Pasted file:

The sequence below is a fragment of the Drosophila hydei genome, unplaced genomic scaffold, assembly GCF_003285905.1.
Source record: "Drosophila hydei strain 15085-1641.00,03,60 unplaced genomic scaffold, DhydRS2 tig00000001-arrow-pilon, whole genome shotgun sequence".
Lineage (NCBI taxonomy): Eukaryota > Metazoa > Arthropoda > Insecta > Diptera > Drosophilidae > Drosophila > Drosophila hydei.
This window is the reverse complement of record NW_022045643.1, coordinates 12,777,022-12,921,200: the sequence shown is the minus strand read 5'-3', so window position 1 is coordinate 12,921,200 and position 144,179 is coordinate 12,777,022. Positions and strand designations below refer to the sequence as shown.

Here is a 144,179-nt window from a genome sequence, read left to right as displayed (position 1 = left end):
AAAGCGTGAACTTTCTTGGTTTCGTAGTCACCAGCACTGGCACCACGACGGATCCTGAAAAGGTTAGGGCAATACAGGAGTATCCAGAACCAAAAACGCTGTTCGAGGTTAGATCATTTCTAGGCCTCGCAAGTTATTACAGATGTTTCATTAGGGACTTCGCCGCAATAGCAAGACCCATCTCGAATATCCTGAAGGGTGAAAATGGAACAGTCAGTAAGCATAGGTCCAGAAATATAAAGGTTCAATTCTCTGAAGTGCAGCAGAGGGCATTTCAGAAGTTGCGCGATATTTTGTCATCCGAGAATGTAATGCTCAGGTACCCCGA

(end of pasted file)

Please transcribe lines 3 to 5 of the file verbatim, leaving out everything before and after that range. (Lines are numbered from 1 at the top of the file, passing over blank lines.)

Lineage (NCBI taxonomy): Eukaryota > Metazoa > Arthropoda > Insecta > Diptera > Drosophilidae > Drosophila > Drosophila hydei.
This window is the reverse complement of record NW_022045643.1, coordinates 12,777,022-12,921,200: the sequence shown is the minus strand read 5'-3', so window position 1 is coordinate 12,921,200 and position 144,179 is coordinate 12,777,022. Positions and strand designations below refer to the sequence as shown.

Here is a 144,179-nt window from a genome sequence, read left to right as displayed (position 1 = left end):